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Food Quality and Safety in Europe

NMSACC-PCVD

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Pork accounts for about half of all the meat consumed in Europe. As such, it is vital that its quality is closely monitored and any potential disease problems are quickly discovered and controlled. This Specific Support Action ensures that measures established within an existing and linked EC-funded Specific Targeted Research Project (STREP), for detection and control of porcine circovirus disease (PCVD), an important emerging viral disease of pigs, will be widely disseminated and easily accessible for the benefit of all European citizens and consumers.

EU researchers working on projects funded under Frameworks 5 and 6, in collaboration with industry, have been at the forefront of studies on this disease of pigs, and have defined the disease and helped develop commercial diagnostics and vaccines.

Food quality and safety is of growing importance and interest, and Europe is leading the way with farming guidelines and programmes to recognise and respond to emerging disease outbreaks before they become pandemic. With the health and welfare of food animals being essential for public health and for the protection of consumers, these two linked EC-funded projects maintain the established global lead of EU researchers in identifying and dealing with a new pig disease that threatens pork quality and safety.

RISE OF NEW DISEASES

A new wasting disease of pigs, caused by a new virus, has recently emerged around the world with terrible consequences for Europe’s pork industry. The cost to producers in EU Member States is estimated to be more than €600 million in losses each year, which has led to some producers going out of business. The importance of gathering information on diagnosis and control that can be readily disseminated to, and shared with, pig producers in EU Member States is imperative in countering this devastating disease.

Virus infections of pigs cannot be treated by antibiotics, however on pig farms these viral infections will normally lead to additional secondary bacterial infections which are routinely dealt with by an increased use of antibiotics. The EU announced new programmes to counter such problems, and it is here that the project also has an important impact, by providing immediate information on diagnosis and control measures through its extensive network.

A wide information grid crossing the EU and its Neighbour States will provide concise and immediate information that helps diagnose and control problems, while at the same time promoting food quality and safety. Just as importantly, it attends to consumer concerns regarding animal welfare and assists producers by boosting their competitiveness in the global market.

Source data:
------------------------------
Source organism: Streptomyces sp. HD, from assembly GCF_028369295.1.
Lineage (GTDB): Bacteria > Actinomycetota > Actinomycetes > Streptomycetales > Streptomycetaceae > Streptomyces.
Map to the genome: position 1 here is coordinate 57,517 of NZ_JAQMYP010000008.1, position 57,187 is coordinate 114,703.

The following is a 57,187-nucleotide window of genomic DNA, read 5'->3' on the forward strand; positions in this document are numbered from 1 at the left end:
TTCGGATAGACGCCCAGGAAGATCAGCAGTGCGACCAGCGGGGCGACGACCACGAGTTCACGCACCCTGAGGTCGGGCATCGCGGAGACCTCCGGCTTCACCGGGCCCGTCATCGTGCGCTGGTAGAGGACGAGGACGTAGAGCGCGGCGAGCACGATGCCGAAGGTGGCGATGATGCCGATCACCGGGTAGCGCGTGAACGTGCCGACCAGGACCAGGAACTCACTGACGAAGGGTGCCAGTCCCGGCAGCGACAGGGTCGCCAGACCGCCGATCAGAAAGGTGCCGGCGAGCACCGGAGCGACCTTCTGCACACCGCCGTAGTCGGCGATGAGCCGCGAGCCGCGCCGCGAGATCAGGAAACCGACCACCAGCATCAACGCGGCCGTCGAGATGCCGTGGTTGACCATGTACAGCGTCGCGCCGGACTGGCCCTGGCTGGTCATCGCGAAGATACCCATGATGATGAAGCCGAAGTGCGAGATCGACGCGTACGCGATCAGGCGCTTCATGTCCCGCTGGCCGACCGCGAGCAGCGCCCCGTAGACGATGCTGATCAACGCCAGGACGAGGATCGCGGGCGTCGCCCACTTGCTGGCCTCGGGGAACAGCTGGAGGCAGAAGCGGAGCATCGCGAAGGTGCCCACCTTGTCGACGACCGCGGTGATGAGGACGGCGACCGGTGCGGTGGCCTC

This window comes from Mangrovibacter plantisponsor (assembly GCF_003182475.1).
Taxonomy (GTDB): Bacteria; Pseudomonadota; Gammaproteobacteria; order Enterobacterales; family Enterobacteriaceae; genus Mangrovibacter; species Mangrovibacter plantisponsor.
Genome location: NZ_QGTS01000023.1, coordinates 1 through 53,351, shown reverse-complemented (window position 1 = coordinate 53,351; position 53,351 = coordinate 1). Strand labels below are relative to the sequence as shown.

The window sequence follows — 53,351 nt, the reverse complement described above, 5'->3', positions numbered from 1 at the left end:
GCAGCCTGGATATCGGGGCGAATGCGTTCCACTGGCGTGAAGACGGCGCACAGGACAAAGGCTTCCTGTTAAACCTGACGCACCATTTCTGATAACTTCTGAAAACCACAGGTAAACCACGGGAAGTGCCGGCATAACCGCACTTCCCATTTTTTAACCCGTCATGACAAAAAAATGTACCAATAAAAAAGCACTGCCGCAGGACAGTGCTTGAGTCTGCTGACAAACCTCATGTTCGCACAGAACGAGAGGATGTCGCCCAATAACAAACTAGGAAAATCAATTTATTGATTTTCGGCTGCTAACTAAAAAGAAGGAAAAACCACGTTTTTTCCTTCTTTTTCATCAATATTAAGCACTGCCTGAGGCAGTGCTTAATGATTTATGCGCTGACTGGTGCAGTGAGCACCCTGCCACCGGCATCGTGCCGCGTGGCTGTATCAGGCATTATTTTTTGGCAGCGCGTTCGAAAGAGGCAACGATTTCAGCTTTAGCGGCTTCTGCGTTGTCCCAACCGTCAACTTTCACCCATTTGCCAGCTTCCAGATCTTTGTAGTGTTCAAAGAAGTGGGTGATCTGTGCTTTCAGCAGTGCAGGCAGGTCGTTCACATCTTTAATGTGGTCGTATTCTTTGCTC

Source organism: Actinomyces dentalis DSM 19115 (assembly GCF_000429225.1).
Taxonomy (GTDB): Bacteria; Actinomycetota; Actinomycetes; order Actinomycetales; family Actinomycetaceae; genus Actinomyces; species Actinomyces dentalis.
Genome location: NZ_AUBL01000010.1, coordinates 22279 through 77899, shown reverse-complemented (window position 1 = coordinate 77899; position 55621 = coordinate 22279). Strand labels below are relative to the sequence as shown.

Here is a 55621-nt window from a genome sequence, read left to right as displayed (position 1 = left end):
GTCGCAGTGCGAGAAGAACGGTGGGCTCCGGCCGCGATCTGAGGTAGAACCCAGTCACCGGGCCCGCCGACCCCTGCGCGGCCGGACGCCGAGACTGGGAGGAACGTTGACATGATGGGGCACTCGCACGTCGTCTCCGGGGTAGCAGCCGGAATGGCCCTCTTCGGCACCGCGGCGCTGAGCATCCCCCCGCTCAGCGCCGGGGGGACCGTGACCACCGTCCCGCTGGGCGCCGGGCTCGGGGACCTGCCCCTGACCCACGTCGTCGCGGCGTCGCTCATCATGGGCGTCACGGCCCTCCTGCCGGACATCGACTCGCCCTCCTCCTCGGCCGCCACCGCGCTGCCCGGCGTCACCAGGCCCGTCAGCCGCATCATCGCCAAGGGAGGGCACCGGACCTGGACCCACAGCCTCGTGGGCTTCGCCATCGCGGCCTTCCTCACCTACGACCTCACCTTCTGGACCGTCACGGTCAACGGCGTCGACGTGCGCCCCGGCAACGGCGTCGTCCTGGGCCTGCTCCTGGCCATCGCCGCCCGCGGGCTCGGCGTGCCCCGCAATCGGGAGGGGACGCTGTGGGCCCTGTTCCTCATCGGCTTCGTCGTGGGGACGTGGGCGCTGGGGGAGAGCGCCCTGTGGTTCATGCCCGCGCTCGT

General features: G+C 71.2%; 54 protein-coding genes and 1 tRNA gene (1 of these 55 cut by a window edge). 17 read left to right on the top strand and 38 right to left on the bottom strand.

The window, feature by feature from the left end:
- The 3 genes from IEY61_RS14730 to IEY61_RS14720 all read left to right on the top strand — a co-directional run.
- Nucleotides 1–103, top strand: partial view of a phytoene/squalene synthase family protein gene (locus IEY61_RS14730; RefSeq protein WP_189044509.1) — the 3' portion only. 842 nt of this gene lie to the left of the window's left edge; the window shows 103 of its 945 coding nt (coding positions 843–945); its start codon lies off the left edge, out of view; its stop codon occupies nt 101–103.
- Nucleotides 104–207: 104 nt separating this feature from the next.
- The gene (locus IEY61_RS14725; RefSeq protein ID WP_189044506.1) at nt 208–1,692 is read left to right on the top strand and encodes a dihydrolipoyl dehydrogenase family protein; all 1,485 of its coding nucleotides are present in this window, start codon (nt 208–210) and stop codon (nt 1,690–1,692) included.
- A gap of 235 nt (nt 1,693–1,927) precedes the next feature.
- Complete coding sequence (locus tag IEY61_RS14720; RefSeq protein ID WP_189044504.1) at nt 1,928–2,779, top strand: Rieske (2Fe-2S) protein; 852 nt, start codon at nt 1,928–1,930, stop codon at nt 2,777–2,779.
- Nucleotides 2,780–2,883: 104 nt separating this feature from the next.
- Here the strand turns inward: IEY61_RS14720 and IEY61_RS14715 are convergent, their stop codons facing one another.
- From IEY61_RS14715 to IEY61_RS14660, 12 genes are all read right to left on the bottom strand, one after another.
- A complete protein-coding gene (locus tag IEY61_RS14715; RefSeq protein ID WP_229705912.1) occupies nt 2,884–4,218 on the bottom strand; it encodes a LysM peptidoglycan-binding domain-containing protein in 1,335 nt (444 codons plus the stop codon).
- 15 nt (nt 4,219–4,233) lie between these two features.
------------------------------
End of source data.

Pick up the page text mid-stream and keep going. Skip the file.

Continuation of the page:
RESPONSE TO AGRICULTURAL PROBLEMS

The two projects have created a Europe-wide network of over 37 partners, including new and potential EU Member States. Such multidisciplined EU-led teams will be better able to deal with immediate concerns, and will also form the basis for future responses to potential varied animal health and welfare, and food safety problems.

With dissemination of the increased available knowledge, the improved techniques that will be available and the training opportunities for young scientists, the eventual eradication of a serious disease in pigs is possible. The reduction of disease, and therefore the improved health and welfare of pigs, will result in improved quality of pork products, thereby securing sustainable and viable farms throughout the EU and its neighbours. Farms as viable businesses will help to counter unemployment, and smallto- medium sized family farms within a rural environment can be preserved.

List of Partners

  • The Queens University of Belfast (UK)
  • Merial SAS (France)
  • Meat and Livestock Commission (UK)
  • Veterinary Research Institute (Czech Republic)
  • National Veterinary Research Institute (Poland)
  • Kosice University of Veterinary Medicine (Slovak Republic)
  • Szent Istvan Faculty of Veterinary Sciences (Hungary)
  • Croatian Veterinary Institute (Croatia)

List of Affiliated Institutes

  • Ministry of Agriculture (Cyprus)
  • State Veterinary Institute (Czech Republic)
  • Veterinary Research Institute (Czech Republic)
  • Institute of Veterinary Medicine and Animal Sciences (Estonia) Estonian Veterinary and Food Laboratory (Estonia)
  • Central Veterinary Institute (Hungary)
  • State Veterinary Medicine Diagnostic Centre (Latvia)
  • National Diagnostic Centre of FVS (Latvia)
  • Veterinary Institute, Lithuanian Veterinary Academy (Lithuania)
  • Faculty of Veterinary Medicine Skopje (FYROM)
  • University of Ljubljana, Veterinary Faculty (Slovenia)
  • National Diagnostic and Research Veterinary Medical Institute (Bulgaria)
  • Faculty of Veterinary Medicine, University of Zagreb (Croatia)
  • University of Agricultural Sciences and Veterinary Medicine Cluj-Napoca (Romania)
  • National Scientific Center (Ukraine
  • )
Acronym:
NMSACC-PCVD
Full title:
Towards improved food quality and safety within EU new Member States and associated candidate countries
Contract n°:
518432
Website:
http://pcvd-ssa.vri.cz
Project co-ordinator:
Gordon Allan,
Queen’s University Belfast
gordon.allan@afbini.gov.uk
EC Scientific Officer:
Isabel Minguez Tudela,

isabel.minguez-tudela@ec.europa.eu
EU contribution:
€ 497,340
Call:
FP6-2004-FOOD-3-B
Type:
Specific Support Action

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Last update: 06 December 2007 | Top